Historical. Death of Germanicus Caesar; he is lying on his death-bed with his wife Agrippina grieving at his bedside.

The Death of Germanicus, 1627

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The William Hood Dunwoody Fundexpand_more  58.28

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The young Roman general Germanicus has just been poisoned by his jealous adoptive father, the emperor Tiberius. On his deathbed, Germanicus asks his friends to avenge his murder and his wife to endure her sorrow bravely. A key work in Western painting, this tragic picture presents a moral lesson in stoic heroism, notably in the restraint and dignity of the mourning soldiers. This work—Poussin’s first major history painting—became the model for countless deathbed scenes for the next two centuries. Many powerful human themes figure here: death, suffering, injustice, grief, loyalty, revenge. Poussin drew on Roman antiquity for the form as well as the subject. The composition, with figures crowded together near the front, is based on Roman sarcophagus reliefs. Poussin spent most of his life in Rome, where he developed a classical style that strongly influenced both French and Italian art. This painting was commissioned by Cardinal Francesco Barberini. As prominent patrons of the arts, the wealthy Barberini family helped shape the artistic landscape of the time. The Death of Germanicus remained with descendants of the Barberini family until 1958, when Mia purchased it.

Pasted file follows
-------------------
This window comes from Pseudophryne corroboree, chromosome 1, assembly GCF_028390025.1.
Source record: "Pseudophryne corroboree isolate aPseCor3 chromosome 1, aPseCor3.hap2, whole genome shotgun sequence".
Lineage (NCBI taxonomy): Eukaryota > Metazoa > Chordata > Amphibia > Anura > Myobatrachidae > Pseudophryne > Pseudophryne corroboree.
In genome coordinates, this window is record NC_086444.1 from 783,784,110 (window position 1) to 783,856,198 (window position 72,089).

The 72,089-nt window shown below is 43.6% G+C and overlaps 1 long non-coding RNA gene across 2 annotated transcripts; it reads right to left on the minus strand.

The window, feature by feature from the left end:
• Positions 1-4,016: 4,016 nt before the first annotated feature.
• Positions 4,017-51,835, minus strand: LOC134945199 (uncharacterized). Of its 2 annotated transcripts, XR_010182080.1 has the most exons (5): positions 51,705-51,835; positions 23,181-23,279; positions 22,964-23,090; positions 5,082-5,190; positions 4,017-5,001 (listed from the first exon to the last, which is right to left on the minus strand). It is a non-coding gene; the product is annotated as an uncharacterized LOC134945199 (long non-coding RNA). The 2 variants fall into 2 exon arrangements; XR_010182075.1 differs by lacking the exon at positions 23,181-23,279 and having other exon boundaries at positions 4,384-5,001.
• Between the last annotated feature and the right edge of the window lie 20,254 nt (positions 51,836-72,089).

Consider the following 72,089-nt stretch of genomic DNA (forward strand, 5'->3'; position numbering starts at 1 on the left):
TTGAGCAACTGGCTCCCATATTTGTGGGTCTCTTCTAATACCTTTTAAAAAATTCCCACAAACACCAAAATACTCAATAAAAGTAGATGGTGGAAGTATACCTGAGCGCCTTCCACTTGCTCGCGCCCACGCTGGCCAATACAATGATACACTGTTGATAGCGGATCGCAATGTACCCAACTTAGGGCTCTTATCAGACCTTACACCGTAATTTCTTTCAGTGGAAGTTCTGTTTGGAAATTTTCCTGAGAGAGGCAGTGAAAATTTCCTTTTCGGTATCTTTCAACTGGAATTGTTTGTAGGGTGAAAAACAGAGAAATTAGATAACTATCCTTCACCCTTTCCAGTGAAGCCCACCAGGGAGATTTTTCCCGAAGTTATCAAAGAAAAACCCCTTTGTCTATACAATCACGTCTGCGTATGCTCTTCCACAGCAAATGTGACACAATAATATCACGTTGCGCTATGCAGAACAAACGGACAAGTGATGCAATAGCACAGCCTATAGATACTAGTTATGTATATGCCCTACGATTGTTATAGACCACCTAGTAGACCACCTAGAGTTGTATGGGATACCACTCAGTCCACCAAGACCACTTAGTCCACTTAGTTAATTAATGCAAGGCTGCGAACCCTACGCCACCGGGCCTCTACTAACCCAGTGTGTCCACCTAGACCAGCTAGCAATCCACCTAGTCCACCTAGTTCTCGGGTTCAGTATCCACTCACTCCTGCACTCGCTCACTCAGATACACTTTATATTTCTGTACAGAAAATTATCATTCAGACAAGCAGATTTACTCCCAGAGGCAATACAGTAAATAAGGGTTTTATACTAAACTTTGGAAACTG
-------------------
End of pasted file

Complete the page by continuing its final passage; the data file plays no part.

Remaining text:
Details
Title
The Death of Germanicus
Artist Life
1594–1665
Role
Artist
Accession Number
58.28
Curator Approved

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Historical. Death of Germanicus Caesar; he is lying on his death-bed with his wife Agrippina grieving at his bedside.